Mychoice: Testing an Interactive mHealth Tool
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|ClinicalTrials.gov Identifier: NCT03427177|
Recruitment Status : Recruiting
First Posted : February 9, 2018
Last Update Posted : October 18, 2018
|Condition or disease||Intervention/treatment||Phase|
|Conflict Decisional Conflict||Behavioral: mychoice||Not Applicable|
Evidence shows that although clinical trials are aimed at producing new strategies for reducing cancer morbidity and mortality, participation remains sub-optimal for all populations, especially those from racial and ethnic groups. Although some interventions have been found to be effective at enhancing participation, few studies have tested tailored communication activities using innovative communication techniques (perceptual mapping) with aims to address barriers and facilitators for patients and facilitate more engaged discussions with their providers in real world settings.
Participation in clinical trials is a serious and complex decision, and many patients of all races and backgrounds have limited knowledge and understanding of clinical trials as a treatment option. Although research has been conducted to explore the barriers to participation, there has been a call for more intervention research to address these barriers. A fundamental aspect of patient focused interventions is an exploration of their personal questions and concerns, without which it is difficult for patients to become empowered to participate in an informed or shared decision making process. However, there remains limited empirical research to suggest which messages are most salient to a diverse range of patients to improve decision making, and how decision tools can be tailored to enhance patient-provider communication. This research will provide insight into that process when the decision is participation in clinical trials.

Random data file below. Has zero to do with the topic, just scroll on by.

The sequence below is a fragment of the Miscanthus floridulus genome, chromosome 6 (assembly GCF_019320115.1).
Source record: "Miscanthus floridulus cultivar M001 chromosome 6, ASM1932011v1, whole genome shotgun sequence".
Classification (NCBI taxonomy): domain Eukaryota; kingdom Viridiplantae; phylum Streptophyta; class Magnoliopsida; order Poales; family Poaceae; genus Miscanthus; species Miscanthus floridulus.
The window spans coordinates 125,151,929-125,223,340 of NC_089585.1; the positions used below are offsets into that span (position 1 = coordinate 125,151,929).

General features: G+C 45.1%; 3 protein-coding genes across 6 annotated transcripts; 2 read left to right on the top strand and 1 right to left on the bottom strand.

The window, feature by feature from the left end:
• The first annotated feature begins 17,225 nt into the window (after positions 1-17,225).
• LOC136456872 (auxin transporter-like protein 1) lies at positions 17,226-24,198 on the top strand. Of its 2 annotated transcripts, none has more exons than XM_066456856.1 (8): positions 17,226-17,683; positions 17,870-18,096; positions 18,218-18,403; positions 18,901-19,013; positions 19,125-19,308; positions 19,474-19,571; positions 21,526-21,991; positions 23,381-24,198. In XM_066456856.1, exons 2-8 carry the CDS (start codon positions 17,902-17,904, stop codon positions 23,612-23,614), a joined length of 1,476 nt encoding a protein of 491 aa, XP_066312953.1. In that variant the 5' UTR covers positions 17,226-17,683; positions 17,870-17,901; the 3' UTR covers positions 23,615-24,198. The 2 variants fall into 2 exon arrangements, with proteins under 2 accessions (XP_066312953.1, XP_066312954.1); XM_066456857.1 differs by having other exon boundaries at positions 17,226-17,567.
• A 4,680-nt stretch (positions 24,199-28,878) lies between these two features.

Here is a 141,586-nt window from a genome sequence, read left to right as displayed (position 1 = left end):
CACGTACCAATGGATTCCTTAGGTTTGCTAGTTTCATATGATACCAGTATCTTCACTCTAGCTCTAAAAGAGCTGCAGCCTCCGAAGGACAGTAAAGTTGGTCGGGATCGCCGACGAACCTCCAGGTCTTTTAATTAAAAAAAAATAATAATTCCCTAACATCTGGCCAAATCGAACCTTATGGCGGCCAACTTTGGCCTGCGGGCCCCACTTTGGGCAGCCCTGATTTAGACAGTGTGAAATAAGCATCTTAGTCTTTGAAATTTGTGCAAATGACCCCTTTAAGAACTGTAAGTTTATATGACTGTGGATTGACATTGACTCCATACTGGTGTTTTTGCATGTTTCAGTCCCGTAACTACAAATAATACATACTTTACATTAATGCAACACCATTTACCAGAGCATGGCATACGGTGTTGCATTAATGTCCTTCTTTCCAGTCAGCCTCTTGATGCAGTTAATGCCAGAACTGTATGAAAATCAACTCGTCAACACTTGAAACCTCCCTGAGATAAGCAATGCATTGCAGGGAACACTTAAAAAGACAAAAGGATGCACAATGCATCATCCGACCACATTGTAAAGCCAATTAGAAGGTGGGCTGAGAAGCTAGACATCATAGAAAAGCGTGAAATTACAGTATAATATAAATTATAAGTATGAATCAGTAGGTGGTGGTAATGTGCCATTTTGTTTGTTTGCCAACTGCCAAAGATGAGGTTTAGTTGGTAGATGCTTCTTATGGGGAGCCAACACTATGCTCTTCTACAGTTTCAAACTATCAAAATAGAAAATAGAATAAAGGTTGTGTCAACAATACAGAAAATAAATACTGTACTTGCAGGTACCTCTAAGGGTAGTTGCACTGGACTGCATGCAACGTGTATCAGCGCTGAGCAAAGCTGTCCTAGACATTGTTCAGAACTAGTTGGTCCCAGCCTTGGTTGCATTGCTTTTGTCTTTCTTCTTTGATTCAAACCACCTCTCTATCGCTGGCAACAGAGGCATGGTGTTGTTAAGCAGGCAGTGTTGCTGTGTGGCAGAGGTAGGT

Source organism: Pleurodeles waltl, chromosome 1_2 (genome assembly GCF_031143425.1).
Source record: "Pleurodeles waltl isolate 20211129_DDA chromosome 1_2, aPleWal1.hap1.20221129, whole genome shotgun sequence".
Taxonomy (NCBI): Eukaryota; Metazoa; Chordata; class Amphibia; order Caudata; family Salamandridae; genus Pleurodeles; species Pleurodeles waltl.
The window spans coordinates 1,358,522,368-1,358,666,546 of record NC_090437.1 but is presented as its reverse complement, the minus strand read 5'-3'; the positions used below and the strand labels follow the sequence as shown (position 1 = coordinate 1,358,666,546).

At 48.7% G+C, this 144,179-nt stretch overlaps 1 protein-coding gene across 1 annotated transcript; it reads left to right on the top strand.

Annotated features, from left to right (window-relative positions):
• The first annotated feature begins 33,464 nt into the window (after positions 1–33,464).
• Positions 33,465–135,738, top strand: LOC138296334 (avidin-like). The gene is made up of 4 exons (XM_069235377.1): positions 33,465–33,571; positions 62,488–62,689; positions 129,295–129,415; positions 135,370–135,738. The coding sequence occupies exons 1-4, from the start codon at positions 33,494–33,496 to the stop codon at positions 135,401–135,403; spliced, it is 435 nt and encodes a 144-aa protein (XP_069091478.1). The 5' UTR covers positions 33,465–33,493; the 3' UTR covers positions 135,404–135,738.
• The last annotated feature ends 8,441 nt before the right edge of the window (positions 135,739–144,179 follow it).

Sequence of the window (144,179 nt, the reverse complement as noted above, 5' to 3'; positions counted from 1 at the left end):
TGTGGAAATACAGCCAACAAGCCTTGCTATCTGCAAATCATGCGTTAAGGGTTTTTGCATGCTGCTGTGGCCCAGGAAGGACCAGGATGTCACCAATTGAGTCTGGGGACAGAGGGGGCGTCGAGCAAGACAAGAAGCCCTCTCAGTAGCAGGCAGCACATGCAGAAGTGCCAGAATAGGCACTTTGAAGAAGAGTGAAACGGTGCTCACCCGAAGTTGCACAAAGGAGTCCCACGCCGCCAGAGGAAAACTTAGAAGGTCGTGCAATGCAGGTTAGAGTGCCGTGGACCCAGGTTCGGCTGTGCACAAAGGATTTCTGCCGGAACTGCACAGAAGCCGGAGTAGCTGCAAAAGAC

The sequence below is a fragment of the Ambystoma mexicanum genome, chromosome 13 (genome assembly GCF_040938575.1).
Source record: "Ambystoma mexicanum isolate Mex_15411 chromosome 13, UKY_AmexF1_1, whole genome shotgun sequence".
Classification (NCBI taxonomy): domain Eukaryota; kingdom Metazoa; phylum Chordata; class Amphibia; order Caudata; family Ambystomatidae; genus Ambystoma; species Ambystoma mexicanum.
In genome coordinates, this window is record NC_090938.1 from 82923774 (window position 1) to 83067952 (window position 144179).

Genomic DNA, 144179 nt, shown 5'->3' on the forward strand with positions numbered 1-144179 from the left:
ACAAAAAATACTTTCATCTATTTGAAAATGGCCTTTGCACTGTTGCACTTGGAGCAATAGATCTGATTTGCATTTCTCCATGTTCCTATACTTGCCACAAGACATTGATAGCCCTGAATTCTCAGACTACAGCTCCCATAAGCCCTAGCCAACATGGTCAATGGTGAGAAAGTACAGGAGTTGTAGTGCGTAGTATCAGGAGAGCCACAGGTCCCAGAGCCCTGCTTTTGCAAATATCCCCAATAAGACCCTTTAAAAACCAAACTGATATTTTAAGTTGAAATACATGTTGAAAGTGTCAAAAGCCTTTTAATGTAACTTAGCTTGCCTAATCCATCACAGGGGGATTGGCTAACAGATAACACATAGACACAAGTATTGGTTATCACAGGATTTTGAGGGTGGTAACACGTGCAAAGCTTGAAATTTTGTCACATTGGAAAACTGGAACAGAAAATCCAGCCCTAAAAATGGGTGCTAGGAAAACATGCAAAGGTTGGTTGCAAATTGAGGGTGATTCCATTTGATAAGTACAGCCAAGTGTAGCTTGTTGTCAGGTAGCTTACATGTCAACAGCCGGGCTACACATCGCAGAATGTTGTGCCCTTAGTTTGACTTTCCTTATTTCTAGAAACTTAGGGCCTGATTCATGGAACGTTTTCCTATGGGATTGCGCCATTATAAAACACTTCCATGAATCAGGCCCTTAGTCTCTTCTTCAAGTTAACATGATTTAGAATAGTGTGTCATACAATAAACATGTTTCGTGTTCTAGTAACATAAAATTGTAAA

Evidence shows that ethnic and racial minorities are significantly underrepresented in clinical trials, which is critical to producing new strategies for reducing cancer morbidity and mortality for all populations. Recognizing the complexity of barriers to participation in clinical trials, research has focused on potential strategies to enhance participation. Interventions have shown that provider referrals of minority patients, community outreach, acknowledging and addressing issues of trust, flexibility in intervention methods, and population targeted materials are effective. Few studies, however, have tested tailored communication activities to address barriers and facilitators for patients using innovative communication techniques in real world settings - meaning ways these activities can be integrated into the healthcare workflow - or addressed the unique needs of racial and ethnic minorities.